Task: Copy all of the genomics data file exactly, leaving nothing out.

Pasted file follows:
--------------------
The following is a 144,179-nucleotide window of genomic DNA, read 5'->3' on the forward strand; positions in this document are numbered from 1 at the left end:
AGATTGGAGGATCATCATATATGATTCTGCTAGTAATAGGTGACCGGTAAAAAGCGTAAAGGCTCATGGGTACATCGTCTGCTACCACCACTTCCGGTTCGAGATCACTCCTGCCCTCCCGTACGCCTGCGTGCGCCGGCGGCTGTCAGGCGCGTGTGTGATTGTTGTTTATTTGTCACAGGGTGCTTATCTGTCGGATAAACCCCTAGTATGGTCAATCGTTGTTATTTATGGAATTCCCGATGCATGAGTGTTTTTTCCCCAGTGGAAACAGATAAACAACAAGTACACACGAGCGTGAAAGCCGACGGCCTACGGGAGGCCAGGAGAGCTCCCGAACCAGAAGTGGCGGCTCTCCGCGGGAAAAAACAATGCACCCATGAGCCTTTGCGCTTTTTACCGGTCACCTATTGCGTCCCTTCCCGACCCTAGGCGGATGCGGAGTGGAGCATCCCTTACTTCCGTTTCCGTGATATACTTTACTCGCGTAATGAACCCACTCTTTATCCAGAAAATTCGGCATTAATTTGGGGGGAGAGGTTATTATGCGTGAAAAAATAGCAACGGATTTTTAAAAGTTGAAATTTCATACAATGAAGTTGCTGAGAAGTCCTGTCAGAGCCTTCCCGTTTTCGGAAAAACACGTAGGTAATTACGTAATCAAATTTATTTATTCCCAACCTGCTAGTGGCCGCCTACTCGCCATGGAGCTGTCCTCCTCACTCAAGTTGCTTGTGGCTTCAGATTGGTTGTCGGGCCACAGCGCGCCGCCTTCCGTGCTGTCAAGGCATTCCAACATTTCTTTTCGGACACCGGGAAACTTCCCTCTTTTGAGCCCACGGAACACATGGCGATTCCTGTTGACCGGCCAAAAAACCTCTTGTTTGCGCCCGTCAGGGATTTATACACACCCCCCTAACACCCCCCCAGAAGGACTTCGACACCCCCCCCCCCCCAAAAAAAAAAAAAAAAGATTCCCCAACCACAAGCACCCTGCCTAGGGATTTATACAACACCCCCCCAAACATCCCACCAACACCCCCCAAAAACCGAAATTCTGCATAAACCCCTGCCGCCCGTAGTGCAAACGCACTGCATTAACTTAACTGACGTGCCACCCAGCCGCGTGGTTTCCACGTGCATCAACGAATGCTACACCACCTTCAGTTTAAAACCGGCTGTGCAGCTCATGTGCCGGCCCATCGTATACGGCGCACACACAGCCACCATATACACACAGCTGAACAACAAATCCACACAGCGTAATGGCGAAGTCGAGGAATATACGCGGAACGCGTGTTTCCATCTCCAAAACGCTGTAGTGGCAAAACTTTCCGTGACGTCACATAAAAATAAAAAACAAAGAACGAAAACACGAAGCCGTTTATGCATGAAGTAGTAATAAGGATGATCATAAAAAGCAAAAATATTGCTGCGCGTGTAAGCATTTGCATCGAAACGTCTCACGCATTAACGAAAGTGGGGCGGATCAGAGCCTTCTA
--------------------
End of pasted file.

The following is a 144,179-nucleotide window of genomic DNA, read 5'->3' on the forward strand; positions in this document are numbered from 1 at the left end:
AGATTGGAGGATCATCATATATGATTCTGCTAGTAATAGGTGACCGGTAAAAAGCGTAAAGGCTCATGGGTACATCGTCTGCTACCACCACTTCCGGTTCGAGATCACTCCTGCCCTCCCGTACGCCTGCGTGCGCCGGCGGCTGTCAGGCGCGTGTGTGATTGTTGTTTATTTGTCACAGGGTGCTTATCTGTCGGATAAACCCCTAGTATGGTCAATCGTTGTTATTTATGGAATTCCCGATGCATGAGTGTTTTTTCCCCAGTGGAAACAGATAAACAACAAGTACACACGAGCGTGAAAGCCGACGGCCTACGGGAGGCCAGGAGAGCTCCCGAACCAGAAGTGGCGGCTCTCCGCGGGAAAAAACAATGCACCCATGAGCCTTTGCGCTTTTTACCGGTCACCTATTGCGTCCCTTCCCGACCCTAGGCGGATGCGGAGTGGAGCATCCCTTACTTCCGTTTCCGTGATATACTTTACTCGCGTAATGAACCCACTCTTTATCCAGAAAATTCGGCATTAATTTGGGGGGAGAGGTTATTATGCGTGAAAAAATAGCAACGGATTTTTAAAAGTTGAAATTTCATACAATGAAGTTGCTGAGAAGTCCTGTCAGAGCCTTCCCGTTTTCGGAAAAACACGTAGGTAATTACGTAATCAAATTTATTTATTCCCAACCTGCTAGTGGCCGCCTACTCGCCATGGAGCTGTCCTCCTCACTCAAGTTGCTTGTGGCTTCAGATTGGTTGTCGGGCCACAGCGCGCCGCCTTCCGTGCTGTCAAGGCATTCCAACATTTCTTTTCGGACACCGGGAAACTTCCCTCTTTTGAGCCCACGGAACACATGGCGATTCCTGTTGACCGGCCAAAAAACCTCTTGTTTGCGCCCGTCAGGGATTTATACACACCCCCCTAACACCCCCCCAGAAGGACTTCGACACCCCCCCCCCCCCAAAAAAAAAAAAAAAAGATTCCCCAACCACAAGCACCCTGCCTAGGGATTTATACAACACCCCCCCAAACATCCCACCAACACCCCCCAAAAACCGAAATTCTGCATAAACCCCTGCCGCCCGTAGTGCAAACGCACTGCATTAACTTAACTGACGTGCCACCCAGCCGCGTGGTTTCCACGTGCATCAACGAATGCTACACCACCTTCAGTTTAAAACCGGCTGTGCAGCTCATGTGCCGGCCCATCGTATACGGCGCACACACAGCCACCATATACACACAGCTGAACAACAAATCCACACAGCGTAATGGCGAAGTCGAGGAATATACGCGGAACGCGTGTTTCCATCTCCAAAACGCTGTAGTGGCAAAACTTTCCGTGACGTCACATAAAAATAAAAAACAAAGAACGAAAACACGAAGCCGTTTATGCATGAAGTAGTAATAAGGATGATCATAAAAAGCAAAAATATTGCTGCGCGTGTAAGCATTTGCATCGAAACGTCTCACGCATTAACGAAAGTGGGGCGGATCAGAGCCTTCTA